Medical Assessment

OHSU's Body Donation Program must wait until notification of the death is received before a medical assessment is performed to determine if the decedent will be accepted into the program. This procedure usually occurs over the phone with a nurse, hospice worker or caregiver. Staff will arrange transportation from the place of death to OHSU for accepted donors. The transportation team will assist in the completion and filing of the death certificate in the week following the death.

At the time of death, please call the Body Donation Program at 503-494-8302.

Driver's license donation designation

A driver's license may be coded with a "D" for donor, but this license designation only qualifies someone for tissue and organ donation. Eligibility for the Body Donation Program requires a separate registration form to be completed by the potential donor, the donor's next of kin or authorized representative.

Read about the donation process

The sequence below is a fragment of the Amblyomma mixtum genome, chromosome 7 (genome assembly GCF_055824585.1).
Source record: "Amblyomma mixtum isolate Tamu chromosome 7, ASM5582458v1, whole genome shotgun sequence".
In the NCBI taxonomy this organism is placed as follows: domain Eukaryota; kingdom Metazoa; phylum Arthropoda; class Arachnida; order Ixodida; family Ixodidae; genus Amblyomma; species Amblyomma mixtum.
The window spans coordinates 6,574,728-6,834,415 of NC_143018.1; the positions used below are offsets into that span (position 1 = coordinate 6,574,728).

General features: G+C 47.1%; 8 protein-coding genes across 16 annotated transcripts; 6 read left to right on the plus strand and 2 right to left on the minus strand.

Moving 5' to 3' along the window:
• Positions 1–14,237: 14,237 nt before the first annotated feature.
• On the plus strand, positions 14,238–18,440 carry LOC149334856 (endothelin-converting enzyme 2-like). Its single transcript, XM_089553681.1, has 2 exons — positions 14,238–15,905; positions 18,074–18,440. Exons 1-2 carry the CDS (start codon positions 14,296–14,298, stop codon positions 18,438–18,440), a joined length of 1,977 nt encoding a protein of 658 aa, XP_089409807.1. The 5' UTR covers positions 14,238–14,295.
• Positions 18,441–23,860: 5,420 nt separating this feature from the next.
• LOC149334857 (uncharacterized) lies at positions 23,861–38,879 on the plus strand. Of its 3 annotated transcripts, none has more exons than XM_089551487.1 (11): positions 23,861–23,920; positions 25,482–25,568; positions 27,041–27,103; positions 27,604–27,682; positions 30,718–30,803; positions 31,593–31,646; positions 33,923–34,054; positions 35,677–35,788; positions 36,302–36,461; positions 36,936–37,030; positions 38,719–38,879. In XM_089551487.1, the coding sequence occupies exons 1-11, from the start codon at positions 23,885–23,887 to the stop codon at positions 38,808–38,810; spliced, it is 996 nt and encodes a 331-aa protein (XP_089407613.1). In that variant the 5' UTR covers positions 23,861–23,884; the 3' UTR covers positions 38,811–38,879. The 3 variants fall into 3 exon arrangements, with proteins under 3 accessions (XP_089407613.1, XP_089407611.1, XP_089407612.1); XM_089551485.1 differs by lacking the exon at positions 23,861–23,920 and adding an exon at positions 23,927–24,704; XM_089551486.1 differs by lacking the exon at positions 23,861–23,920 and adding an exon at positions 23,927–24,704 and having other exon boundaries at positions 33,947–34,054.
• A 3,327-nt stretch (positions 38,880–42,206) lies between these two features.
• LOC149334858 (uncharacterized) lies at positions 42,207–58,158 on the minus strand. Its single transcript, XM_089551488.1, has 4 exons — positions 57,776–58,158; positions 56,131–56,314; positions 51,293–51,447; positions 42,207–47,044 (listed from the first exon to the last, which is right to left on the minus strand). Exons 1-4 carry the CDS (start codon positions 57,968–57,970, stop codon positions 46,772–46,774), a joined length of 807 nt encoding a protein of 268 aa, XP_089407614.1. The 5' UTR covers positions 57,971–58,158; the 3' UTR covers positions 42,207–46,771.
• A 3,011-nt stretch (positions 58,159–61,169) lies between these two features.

Donating to organ, eye and tissue donation programs and Body Donation

Due to the possible extensiveness of organ procurement, it may make a potential donor ineligible to our program. Donation to our program after any organ or tissue donation will be determined on a case-to-case basis at the time of death.

Conditions for ineligibility

Acceptability for whole body donation can only be determined at the time of death after a medical assessment is completed. An alternate plan should be in place with a funeral home in the event that a body donation is not accepted.

The most common, but not all reasons, for ineligibility are an unhealthy body mass index, extensive trauma, signs of decomposition or history of communicable disease. To avoid undue grief and disappointment to members of your family, they should be made aware of these conditions.

Do age, disease, weight or surgeries make the donation unacceptable?

There is no upper age limit for whole body donation. Medical conditions that would prevent acceptance as a donor include Creutzfeldt-Jacob disease, hepatitis, HIV and tuberculosis. Extensive trauma at the time of death or advanced decomposition would also make the remains unsuitable for anatomical study.

Due to the nature of our preparation process, we are unable to accept donors weighing over 200 lbs or under 100 lbs. No recent extensive unhealed surgeries or autopsy are suitable for our program. Upon passing, a complete medical screen will take place with a caregiver, hospice worker or social worker. This screening usually occurs over the phone and takes about 10 minutes.